On the 20th January, Ben Collen, Janna Rist and Olivia Daniel set off to Liberia to set up a monitoring programme in Sapo National Park, and to try and capture the elusive Pygmy hippo on camera……They arrived back a week ago with a much lighter load and exciting news….here is the first of Ben’s blogs from Liberia:
Frantic last minute preparations were completed and the non-arrival of all of the memory cards for the camera traps was overcome in time, to board the plane to Liberia early on the morning of the 18th January 2008. 146 kg of kit was successfully loaded and we set off via Brussels (Belgium) and Abidjan (Ivory Coast), before arriving at our destination, Monrovia (Liberia) late at night.
Our concerns about getting the cameras into Liberia proved unfounded as we walked straight through customs, thanks to the last minute hard work of the FDA and their well placed phone call on our behalf.
We were met by an oppressive sticky heat, (32 degrees centigrade still at 10 pm), and the kindly face of Gomu, FFI’s logistics man in Monrovia.
With 15,000 peace keeping personnel on the ground, the first thing that strikes you about Monrovia is the heavy UN presence – up until Congo, the largest UN deployment in any country.
Just three years out of civil war, Liberia’s transitional government has given way to a democratically elected party headed by Ellen Johnson Serlief – the first female president of any African nation. With the exception of George Weah’s Hummvies, practically the only vehicles on the road other than standard issue white UN and NGO 4x4s are the yellow taxis.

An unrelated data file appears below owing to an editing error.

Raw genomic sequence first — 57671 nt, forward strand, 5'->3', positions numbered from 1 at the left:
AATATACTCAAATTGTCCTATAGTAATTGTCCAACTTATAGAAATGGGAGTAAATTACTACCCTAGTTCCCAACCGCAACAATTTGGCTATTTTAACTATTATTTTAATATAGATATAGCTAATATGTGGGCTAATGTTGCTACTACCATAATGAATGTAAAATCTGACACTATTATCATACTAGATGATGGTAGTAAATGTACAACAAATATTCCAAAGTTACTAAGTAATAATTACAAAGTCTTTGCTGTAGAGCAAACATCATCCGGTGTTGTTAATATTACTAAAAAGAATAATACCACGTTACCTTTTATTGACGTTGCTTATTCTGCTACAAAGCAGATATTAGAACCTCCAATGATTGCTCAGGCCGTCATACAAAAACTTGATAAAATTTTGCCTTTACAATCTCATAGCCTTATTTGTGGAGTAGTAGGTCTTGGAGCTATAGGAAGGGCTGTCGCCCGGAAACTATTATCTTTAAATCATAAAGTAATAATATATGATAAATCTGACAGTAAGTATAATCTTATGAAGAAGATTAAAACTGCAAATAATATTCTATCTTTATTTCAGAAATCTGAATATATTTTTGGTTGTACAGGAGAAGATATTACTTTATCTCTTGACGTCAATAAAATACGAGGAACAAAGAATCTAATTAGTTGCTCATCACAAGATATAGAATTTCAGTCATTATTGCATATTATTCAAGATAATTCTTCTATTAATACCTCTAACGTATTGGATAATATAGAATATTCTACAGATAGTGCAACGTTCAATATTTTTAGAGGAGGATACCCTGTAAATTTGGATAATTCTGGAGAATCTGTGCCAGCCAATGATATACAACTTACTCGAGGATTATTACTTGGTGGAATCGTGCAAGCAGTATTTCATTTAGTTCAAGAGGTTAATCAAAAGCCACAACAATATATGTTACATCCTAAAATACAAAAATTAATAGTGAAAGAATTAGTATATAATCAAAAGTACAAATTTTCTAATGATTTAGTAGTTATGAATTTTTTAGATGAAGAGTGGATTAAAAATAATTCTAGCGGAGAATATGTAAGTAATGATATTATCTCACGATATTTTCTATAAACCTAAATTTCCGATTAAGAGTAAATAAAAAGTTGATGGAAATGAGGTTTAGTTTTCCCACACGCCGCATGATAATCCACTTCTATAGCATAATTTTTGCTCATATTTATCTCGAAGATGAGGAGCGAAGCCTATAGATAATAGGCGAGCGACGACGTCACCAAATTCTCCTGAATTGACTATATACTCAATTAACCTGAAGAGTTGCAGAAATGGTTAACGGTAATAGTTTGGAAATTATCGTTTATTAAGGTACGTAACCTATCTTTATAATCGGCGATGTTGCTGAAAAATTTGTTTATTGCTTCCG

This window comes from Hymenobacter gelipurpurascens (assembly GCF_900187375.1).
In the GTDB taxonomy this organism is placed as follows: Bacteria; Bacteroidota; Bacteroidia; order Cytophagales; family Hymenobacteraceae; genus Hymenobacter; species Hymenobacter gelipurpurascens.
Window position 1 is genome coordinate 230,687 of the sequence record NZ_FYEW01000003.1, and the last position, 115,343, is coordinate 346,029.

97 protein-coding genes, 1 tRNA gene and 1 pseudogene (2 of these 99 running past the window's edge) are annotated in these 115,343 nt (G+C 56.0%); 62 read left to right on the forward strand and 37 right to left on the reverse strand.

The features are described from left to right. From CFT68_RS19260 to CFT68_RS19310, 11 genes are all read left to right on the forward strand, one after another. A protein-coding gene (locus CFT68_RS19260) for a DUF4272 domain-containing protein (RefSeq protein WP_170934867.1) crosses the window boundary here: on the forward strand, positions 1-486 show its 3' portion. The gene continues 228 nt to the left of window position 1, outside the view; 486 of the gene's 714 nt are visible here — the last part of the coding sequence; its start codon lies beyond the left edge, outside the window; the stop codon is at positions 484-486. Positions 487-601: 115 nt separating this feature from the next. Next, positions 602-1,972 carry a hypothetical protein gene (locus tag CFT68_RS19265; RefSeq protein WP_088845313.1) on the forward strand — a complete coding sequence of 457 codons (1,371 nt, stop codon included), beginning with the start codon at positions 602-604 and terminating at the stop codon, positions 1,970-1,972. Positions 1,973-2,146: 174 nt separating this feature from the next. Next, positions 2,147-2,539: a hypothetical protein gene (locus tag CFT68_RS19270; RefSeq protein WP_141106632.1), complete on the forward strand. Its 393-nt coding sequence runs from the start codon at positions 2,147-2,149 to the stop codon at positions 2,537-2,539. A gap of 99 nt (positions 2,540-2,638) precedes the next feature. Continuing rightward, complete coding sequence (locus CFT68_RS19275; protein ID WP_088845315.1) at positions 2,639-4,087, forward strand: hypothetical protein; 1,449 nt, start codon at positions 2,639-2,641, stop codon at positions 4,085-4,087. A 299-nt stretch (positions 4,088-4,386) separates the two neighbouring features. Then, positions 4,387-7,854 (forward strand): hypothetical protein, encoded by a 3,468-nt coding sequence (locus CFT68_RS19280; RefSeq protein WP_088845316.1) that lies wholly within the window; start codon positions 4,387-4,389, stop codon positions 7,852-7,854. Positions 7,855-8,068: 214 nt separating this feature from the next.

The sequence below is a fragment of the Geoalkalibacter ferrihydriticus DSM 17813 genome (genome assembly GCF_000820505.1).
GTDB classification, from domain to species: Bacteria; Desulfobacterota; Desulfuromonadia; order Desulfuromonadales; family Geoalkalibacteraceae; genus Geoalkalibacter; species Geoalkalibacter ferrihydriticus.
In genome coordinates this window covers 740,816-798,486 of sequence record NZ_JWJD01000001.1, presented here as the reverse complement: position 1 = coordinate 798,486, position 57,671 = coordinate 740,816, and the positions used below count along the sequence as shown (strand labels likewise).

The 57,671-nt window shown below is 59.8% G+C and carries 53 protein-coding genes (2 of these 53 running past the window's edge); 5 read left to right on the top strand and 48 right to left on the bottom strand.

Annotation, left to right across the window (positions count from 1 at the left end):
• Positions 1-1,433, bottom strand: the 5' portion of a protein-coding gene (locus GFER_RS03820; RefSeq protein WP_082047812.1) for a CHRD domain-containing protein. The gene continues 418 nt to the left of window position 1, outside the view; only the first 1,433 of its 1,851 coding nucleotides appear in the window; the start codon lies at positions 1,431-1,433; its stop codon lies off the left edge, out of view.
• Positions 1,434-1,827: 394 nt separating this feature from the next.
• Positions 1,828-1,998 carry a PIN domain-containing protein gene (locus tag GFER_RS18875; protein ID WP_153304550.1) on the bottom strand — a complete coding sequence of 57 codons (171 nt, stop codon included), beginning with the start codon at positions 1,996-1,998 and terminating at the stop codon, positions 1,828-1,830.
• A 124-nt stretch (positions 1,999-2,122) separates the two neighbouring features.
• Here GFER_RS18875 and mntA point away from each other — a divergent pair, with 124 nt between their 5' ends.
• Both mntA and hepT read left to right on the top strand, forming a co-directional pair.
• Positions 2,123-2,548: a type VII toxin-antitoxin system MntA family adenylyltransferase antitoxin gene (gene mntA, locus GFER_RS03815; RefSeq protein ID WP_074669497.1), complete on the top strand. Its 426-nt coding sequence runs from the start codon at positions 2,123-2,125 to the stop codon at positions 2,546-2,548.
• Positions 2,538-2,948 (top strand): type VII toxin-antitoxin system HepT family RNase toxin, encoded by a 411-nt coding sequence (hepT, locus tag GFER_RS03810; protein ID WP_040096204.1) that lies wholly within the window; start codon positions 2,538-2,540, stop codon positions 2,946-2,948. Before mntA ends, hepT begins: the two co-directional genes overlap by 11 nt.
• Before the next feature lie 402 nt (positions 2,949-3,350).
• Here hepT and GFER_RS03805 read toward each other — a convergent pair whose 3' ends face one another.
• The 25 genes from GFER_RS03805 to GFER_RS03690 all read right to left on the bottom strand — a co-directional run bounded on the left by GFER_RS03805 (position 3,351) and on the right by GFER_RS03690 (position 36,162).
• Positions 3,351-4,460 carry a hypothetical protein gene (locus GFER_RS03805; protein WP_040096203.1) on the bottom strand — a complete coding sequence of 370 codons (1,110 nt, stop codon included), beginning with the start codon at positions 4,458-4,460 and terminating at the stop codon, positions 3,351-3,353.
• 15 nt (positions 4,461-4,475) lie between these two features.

The next few days were filled with meetings with our collaborators, FDA and FFI, where we planned in more detail the training side of the project for Liberian staff, the logistics of getting out to Sapo, and getting caught up on the FDA and FFI’s work in Liberia. We also met a number of NGOs including SCNL (Society for the Conservation of Nature in Liberia) who are currently planning some work in and around the Sapo area on crop raiding. The cases which kept the cameras safe on the long journey to SapoFinal field supplies and those all important things we had forgotten to bring out from the UK were bought, and we were off to Sapo – it was Tuesday the 22nd of January.
Up until relatively recently the journey has been done in UN helicopters to Greenville on the coast, with a 2 hour drive from there to the Park HQ, but due to the difficulty in getting on scheduled flights as a non UN worker, 4x4s are now the preferred form of transport across country. Before the war, the journey was reported to take around 8 hours. Degradation of the roads meant we felt lucky that we achieved it in a bone jarring 12 hours. The dry season helped us considerably, as in the past wet season, it has taken Robert and Konnie up to 5 days.
Arriving well after dark, we were greeted by the sound of Chimps calling from the forest on the first night. Sapo proves to be a promising location for field work.